I am certainly not the only commercial real estate professional to characterize this current economic cycle—the last decade or so—as being the “best of times” in the Dallas-Fort Worth. It’s pretty evident that the rapid pace of development has been simply stunning, and most have benefitted from this evolution. A finer point here is that what’s most impressive about this growth is the quality of the development with a consistent eye toward building sustainable projects and communities—consider the maturation of Uptown and the emergence of key live/work/play centers, such as Legacy West, The Star, and CityLine.
It seems the temptation to use cheap land, cheap construction, and cheap labor has waned in favor of building more lifestyle developments that are amenity rich and less prone to the rubber band effect that tends to occur when a cycle goes south. And this leads me to my cautionary tale of two cities. While the current growth is great, increased traffic and population density remain growing concerns of mine. Local governments and the business community are focused on long-term solutions—evidence being the investment in DART, GrowSouth, and Smart City initiatives, among other economic development initiatives—but need to remain focused, lest we veer toward “the worst of times.”
I always sense this best and worst duality when I travel for business. It was especially striking this past March while I participated in two weeks of college tours with my musician daughter. From Western New York to the Rust Belt to the Fruited Plain to the Rocky Mountains and wrapping up in the Golden State, you see a tale of two cities. I saw tired towns promoting occasional stories of transition and renaissance that were more wishful thinking than reality. I saw that socioeconomic issues had begun to define and subsume once glorious communities. Many places I traveled through during those two weeks were once juggernauts, but conditions, politics, labor, regulation, and taxation changed over time making them less desirable for continued growth and prosperity.
As DFW has seen, with growth comes prosperity, but we must deploy a bit of caution to ensure that we don’t repeat the mistakes of others and, in time, suffer their struggles. This may not seem like a reality for us, but it’s a consistent theme that has repeated itself over and over again across the U.S. The beleaguered communities my daughter and I passed through on our college tour didn’t likely consider that their growth would ever end and, in some cases, retreat—yet all of the signs were there.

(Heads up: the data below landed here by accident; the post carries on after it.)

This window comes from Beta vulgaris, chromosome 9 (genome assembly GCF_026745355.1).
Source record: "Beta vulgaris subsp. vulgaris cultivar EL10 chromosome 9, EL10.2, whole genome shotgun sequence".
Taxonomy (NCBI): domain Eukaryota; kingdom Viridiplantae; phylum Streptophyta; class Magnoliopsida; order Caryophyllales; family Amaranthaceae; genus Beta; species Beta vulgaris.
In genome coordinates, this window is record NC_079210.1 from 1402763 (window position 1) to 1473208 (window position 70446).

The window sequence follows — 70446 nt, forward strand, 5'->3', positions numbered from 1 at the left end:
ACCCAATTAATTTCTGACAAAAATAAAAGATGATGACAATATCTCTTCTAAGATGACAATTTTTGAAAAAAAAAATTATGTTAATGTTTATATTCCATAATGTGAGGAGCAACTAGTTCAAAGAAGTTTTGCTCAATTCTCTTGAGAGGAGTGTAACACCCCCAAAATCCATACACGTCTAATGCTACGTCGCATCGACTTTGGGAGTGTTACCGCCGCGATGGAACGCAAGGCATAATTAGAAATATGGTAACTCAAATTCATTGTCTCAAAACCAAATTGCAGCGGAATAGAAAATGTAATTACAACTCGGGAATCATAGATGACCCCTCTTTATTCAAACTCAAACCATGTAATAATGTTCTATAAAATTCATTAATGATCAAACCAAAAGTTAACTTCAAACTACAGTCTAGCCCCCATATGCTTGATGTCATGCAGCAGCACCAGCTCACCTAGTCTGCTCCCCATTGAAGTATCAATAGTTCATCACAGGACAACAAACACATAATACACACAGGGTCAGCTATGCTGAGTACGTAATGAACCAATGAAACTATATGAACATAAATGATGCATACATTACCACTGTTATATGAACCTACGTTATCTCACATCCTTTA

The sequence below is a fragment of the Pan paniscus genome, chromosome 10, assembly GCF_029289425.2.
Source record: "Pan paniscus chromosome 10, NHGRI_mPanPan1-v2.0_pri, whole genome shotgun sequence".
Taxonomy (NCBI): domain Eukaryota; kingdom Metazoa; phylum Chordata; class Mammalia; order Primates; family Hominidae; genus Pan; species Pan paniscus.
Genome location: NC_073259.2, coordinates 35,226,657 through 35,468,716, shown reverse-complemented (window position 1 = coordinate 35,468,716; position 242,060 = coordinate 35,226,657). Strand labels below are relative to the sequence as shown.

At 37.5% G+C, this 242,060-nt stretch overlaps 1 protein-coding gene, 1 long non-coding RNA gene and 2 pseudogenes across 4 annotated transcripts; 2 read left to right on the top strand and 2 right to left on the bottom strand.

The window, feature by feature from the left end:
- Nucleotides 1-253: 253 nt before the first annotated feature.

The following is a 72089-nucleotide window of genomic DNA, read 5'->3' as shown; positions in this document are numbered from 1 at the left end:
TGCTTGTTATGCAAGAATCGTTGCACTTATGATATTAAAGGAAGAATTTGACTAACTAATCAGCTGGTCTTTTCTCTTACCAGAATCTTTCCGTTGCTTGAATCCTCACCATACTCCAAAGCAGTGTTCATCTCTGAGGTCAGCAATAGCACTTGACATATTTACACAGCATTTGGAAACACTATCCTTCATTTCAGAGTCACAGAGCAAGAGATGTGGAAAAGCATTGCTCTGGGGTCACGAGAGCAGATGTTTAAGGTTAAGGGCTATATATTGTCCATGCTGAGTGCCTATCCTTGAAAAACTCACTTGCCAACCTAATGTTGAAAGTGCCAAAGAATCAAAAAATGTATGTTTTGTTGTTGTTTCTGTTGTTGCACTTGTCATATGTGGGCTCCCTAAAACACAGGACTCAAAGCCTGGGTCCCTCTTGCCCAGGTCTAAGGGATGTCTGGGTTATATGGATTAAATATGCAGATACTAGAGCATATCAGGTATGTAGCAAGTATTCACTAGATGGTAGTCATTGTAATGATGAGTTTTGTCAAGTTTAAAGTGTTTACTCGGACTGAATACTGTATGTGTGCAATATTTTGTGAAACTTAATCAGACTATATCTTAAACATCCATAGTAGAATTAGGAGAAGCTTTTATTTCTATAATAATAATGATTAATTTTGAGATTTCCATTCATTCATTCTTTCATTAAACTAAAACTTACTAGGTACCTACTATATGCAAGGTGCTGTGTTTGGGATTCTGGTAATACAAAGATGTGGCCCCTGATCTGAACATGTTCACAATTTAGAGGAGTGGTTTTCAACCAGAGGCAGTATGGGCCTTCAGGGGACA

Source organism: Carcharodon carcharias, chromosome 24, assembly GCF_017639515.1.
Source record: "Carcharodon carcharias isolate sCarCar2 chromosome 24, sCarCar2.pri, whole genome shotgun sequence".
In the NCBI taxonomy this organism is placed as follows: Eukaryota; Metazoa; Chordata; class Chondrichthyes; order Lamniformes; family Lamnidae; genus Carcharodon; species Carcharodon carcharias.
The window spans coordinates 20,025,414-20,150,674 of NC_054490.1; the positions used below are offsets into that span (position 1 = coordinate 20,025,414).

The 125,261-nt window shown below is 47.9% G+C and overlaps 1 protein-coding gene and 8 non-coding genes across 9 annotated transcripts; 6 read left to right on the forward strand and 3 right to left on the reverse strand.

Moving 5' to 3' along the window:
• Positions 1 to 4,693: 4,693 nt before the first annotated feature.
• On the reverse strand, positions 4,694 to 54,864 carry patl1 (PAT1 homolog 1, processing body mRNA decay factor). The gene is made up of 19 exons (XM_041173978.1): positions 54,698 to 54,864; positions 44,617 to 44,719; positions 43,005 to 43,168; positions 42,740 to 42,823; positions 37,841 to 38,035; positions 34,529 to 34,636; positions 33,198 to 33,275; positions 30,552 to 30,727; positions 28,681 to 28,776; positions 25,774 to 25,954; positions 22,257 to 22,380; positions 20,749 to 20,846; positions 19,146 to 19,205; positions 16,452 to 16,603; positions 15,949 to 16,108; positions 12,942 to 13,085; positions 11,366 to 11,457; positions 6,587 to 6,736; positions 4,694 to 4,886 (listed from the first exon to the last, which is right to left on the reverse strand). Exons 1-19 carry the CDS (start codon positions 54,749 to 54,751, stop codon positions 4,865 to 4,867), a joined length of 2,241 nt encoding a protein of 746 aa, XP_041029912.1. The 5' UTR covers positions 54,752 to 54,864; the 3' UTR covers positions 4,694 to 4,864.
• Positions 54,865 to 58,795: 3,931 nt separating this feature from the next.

And another point—not trivial in the least—but perhaps not very obvious: DFW’s growth is, in part, at the expense of other states. Are we really creating net new jobs, or in many cases, are we taking food off of someone else’s table? What I am talking about is that some of our region’s job growth is due to companies and employees moving out of, for instance, California, Illinois, Massachusetts, and New Jersey, in favor of lower costs. Understanding why this is occurring will go a long way toward our building a community that can avoid these struggles, which I see as over-regulation, over-taxation, and debt.
All of this stated, DFW business and community leaders should be proud of what has occurred during this cycle. This is the “best of times” and we want to keep it that way. We need to be mindful of how things can turn toward the “worst of times.” Let’s stay on the “best” side of the scale through pre-emptive action and self-awareness, and continue to be thankful for our growth.
Frank McCafferty is the executive managing director and co-branch manager of Savills Studley’s Dallas office.